Judge denies Alex Jones’ attorney’s request for a mistrial


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In a stunning moment as he cross-examined Jones on Wednesday, Mark Bankston, the attorney for the Sandy Hook parents, revealed Jones’ attorney had “messed up” and sent him two years of records from Jones’ phone.

Jones’ attorney, Federico Andino Reynal, on Thursday requested at the hearing that Bankston delete the phone records and asked for a mistrial.

Judge Maya Guerra Gamble, who is overseeing the case, suggested to Reynal she could not tell whether his motion for a mistrial was serious or not. She noted he has repeatedly moved for a mistrial during various court proceedings and been denied each time.

After Reynal indicated he was serious in asking for a mistrial, Gamble denied the request.

Reynal also asked for 10 days to review the phone records so that he could move to prevent the release of some of the information in them as privileged. Gamble denied his request to receive 10 days, but did give him some time to him to review the material and research whether any privileges apply.

“I think you should try to work on it today and see what you can get done,” Gamble said.

During the hearing, Bankston said that the committee investigating the January 6 attack on the US Capitol has expressed interest in obtaining Jones’ phone records. Bankston said he has also received interest in the records from law enforcement and other parties suing Jones over his lies regarding the Sandy Hook shooting.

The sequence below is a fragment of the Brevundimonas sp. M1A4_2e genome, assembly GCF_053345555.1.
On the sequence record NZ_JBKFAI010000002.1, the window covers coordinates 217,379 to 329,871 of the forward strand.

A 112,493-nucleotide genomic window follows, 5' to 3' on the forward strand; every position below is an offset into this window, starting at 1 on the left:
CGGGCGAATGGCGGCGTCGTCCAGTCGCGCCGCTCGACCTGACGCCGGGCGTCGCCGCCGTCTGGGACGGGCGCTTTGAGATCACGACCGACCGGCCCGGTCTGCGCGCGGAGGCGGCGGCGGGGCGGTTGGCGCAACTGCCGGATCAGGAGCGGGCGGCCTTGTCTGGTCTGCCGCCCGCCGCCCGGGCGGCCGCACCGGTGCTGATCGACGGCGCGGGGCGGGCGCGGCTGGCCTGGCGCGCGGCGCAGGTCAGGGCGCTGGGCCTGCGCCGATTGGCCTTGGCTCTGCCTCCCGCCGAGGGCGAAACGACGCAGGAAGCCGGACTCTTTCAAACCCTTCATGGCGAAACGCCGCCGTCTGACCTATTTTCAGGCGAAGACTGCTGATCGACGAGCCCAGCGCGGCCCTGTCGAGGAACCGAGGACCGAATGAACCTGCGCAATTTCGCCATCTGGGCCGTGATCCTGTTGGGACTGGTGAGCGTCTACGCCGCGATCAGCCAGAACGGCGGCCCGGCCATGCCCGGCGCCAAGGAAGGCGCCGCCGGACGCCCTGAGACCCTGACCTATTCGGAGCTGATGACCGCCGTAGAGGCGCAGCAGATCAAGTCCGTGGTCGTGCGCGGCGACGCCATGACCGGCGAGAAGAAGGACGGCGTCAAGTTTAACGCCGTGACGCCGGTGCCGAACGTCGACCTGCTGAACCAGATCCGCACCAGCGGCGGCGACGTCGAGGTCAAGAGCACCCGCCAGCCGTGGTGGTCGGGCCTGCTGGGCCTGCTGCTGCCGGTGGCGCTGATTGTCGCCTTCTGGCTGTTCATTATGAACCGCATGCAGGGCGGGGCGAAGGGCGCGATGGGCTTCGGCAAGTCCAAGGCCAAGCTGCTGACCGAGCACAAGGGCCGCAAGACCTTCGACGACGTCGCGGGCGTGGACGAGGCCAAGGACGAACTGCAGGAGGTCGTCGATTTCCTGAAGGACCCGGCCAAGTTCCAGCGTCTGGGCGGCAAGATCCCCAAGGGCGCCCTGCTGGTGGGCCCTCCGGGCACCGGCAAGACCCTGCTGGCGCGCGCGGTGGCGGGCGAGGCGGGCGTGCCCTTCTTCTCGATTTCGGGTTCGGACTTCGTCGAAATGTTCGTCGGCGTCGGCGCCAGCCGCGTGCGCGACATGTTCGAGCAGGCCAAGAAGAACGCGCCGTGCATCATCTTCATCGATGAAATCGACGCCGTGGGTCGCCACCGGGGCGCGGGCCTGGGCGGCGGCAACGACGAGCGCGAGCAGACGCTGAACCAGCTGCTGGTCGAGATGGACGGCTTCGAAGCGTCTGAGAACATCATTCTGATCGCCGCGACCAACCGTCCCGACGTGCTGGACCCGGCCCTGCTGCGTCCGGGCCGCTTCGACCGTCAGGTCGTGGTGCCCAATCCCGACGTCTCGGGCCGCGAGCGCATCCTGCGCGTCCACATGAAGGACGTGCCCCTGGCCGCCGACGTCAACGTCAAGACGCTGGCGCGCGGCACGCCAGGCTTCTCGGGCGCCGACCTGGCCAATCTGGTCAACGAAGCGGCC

Plaintiffs' attorney in Alex Jones case says Jan. 6 committee and federal investigators have asked for Jones' phone records

Bankston said he was inclined to turn that information over, barring an order from the judge not to do so.

“I don’t know that you get to stop that anyway,” Gamble said in reference to the January 6th committee requesting the material, noting they would likely subpoena it if it wasn’t voluntarily handed over.

Bankston declined to tell CNN which law enforcement agencies might have expressed interest to him about Jones’ phone records. The January 6th committee had no comment on the matter Thursday.

Jones was a central player on January 6. He was at the US Capitol riling up protesters, though he did not storm inside the building and denounced any suggestion that he had been involved in the planning of violence at the Capitol.

Jones also testified before the the January 6 Committee. But he said on his show that he’d repeatedly asserted his Fifth Amendment right to remain silent.



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